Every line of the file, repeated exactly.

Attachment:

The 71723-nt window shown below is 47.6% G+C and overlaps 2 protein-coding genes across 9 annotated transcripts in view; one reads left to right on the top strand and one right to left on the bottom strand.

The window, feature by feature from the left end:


The 71723-nt window shown below is 47.6% G+C and overlaps 2 protein-coding genes across 9 annotated transcripts in view; one reads left to right on the top strand and one right to left on the bottom strand.

The window, feature by feature from the left end: